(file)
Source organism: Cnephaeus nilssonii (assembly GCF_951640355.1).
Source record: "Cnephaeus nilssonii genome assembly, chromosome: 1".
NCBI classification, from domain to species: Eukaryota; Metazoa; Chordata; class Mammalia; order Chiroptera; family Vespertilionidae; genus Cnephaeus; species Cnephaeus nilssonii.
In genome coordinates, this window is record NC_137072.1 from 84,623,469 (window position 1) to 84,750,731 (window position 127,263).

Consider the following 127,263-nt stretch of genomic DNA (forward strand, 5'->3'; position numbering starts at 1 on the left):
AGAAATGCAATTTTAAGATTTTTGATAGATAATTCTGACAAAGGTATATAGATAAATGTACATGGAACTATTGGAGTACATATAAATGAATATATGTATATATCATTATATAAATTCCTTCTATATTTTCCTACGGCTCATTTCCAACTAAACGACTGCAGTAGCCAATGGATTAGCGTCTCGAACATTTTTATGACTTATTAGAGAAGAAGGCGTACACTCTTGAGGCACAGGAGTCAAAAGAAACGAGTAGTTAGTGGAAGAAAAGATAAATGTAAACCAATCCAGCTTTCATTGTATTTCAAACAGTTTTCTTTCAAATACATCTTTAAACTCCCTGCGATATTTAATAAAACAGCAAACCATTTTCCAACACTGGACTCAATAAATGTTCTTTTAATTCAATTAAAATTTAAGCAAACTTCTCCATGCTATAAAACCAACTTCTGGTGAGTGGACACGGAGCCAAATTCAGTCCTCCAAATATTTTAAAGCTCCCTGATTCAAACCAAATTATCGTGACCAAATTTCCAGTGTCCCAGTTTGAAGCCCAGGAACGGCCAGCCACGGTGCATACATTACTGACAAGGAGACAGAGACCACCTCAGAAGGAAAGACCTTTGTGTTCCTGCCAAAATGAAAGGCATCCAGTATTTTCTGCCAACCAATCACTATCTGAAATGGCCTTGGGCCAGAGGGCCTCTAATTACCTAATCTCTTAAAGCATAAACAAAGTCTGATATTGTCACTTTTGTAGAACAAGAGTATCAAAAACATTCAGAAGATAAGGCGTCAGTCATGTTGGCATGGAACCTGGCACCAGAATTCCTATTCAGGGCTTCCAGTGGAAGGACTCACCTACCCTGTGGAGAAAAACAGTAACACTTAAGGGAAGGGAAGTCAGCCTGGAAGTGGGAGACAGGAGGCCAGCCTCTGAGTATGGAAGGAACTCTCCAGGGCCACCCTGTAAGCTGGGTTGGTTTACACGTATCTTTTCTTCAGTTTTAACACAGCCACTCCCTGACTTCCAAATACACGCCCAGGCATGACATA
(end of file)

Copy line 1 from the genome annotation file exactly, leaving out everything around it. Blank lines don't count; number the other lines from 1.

Source organism: Cnephaeus nilssonii (assembly GCF_951640355.1).